OAuth, the universal login protocol, was supposed to make life so easy — and now, thanks to Oauth.io, it does.
In the latest @sfbeta On Air interview, Webshell Co-Founder Mehdi Medjaoui tells the story of his life as a rising star in the open source startup universe.
With the power of a simple API, OAuth.io powers integration with over 100 Oauth providers. The process involves three lines of code, and takes about 90 seconds to complete, saving developers headaches, money, and most importantly — their sanity.
Built atop a major open source project, oauthd, Oauth.io relies on this open daemon, built from contributions of developers from across the world. The power of the daemon helps explain why more than 4000 apps already rely on Oauth.io, which streamlines and simplifies what can often be an unwieldy and cumbersome integration process.
Rather than embracing the defensive IP mentality of a proprietary thought regime, Mehdi sees open source as a core strategy to the success of his startup. While acknowledging a more guarded approach may yield better short-term results, Medhi believes that the long-term success of his company depends on the future of the web — and at Oauth.io, he’s jointly invested in both.
Online programmer education is enjoying a renaissance, led in no small part by NYC-based CodeAcademy. But those struggling to learn codecraft on their own may often find themselves lost in a well-known quandary: #TWYGS — or, the Time When You Get Stuck.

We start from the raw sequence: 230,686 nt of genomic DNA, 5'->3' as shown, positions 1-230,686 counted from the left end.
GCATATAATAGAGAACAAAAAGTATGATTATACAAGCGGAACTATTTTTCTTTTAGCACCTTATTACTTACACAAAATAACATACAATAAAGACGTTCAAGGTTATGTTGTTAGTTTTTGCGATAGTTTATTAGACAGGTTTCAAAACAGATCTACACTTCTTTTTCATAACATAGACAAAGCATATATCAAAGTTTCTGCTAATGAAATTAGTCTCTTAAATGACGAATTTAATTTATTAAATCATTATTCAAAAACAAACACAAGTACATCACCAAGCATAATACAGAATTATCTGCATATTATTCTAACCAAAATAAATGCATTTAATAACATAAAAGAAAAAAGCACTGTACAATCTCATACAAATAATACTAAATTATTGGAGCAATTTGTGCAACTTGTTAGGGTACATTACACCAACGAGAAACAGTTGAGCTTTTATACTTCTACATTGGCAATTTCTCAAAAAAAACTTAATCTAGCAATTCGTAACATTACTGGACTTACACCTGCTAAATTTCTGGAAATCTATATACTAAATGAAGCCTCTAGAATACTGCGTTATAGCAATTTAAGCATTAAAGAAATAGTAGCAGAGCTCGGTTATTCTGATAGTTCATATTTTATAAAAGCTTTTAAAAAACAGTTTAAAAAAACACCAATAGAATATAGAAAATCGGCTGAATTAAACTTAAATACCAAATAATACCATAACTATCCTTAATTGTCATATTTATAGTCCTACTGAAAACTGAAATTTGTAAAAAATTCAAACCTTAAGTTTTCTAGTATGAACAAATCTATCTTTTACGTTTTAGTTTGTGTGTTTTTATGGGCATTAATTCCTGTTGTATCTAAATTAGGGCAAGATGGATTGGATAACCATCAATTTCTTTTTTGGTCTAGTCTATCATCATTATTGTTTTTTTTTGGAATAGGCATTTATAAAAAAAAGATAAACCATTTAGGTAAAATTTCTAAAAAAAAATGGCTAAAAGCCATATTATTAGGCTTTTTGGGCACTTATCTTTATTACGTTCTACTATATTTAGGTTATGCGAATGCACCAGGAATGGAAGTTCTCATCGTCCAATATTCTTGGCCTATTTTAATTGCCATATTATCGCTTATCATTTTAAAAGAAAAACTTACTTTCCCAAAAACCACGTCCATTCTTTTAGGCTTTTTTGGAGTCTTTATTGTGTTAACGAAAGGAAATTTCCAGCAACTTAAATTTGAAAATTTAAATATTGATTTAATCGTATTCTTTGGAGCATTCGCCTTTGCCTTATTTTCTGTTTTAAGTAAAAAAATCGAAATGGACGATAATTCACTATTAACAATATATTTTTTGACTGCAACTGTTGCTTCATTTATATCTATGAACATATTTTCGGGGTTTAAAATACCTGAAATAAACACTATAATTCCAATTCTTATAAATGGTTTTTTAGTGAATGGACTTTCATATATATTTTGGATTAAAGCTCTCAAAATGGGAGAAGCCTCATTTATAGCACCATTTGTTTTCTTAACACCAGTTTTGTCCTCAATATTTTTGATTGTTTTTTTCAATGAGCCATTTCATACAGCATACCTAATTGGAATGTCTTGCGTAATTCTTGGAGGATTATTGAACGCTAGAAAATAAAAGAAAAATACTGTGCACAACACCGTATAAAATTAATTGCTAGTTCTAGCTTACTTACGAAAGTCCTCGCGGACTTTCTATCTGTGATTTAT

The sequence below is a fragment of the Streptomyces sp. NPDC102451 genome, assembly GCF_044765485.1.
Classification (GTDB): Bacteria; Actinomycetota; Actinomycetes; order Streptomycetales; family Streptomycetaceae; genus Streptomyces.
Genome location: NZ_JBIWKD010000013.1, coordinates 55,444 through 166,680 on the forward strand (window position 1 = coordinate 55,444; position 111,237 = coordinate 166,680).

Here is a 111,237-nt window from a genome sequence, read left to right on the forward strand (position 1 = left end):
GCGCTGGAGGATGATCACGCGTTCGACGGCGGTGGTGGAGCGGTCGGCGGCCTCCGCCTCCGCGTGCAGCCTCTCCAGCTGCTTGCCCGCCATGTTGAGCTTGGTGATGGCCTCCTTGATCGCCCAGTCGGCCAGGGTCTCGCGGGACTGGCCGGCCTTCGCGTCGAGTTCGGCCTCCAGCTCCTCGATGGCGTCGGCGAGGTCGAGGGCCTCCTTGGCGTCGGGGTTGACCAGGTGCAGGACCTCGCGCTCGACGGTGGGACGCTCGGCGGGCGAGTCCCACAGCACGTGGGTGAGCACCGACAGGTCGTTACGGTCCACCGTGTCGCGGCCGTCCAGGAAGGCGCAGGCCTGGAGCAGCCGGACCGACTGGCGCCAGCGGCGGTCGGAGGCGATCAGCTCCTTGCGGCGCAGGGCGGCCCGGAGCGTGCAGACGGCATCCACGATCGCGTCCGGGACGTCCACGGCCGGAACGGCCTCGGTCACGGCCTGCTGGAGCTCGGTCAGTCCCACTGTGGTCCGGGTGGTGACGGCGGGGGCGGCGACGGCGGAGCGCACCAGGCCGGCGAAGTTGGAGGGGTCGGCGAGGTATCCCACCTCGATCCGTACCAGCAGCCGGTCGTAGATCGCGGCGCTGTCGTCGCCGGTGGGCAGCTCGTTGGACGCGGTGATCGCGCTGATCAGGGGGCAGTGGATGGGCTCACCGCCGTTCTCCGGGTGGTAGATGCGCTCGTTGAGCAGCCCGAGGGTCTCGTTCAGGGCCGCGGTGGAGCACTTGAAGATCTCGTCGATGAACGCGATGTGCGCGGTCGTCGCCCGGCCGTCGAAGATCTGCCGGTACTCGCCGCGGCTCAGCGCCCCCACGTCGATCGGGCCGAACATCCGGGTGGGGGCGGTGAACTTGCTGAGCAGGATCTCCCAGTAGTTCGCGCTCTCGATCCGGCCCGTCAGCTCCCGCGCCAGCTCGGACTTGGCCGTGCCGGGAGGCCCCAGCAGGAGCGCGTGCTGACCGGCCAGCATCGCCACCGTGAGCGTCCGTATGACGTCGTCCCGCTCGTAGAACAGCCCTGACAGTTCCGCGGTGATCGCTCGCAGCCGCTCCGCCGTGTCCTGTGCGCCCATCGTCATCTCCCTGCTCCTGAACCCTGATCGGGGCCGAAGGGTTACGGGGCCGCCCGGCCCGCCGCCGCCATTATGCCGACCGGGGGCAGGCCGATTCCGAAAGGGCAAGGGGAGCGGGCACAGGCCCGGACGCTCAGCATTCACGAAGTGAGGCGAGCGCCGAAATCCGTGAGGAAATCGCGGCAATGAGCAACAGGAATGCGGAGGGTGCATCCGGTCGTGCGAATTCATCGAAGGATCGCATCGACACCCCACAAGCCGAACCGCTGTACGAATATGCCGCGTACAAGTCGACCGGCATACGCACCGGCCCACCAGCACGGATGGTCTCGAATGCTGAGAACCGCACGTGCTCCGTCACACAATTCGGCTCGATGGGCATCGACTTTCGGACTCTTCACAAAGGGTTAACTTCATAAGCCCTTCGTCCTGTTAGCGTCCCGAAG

Reported today in TechCrunch, Codementor, a new startup out of Seattle-based TechStars, extends a branch to those stuck on TWYGS. By introducing live video chat with experienced developers, along with side-by-side screens to pair program, Codementor offers aspiring developers the next step in online education.
The startup, founded by YCombinator alumni Weiting Liu, curated a pool of 500 experts from a field of over 2,500 candidates. Each expert was vetted, in part, on their profiles on LinkedIn, CodeAcademy, and Stack Overflow.
Codementor joins a competitive field of startups offering similar services, include AirPair and HackHands. Liu says the company hopes to distinguish itself with an incremental pricing model that begins at just $10 for a 15-minute lesson.
Using native code built for your iOS app, Apportable cross-compiles your code to Android, allowing app developers to embrase a dual-platform strategy based on Objective C. Guests include Co-Founder & CTO Ian Fisher, Engineer Adam Hunter, and Engineer Zac Bowling.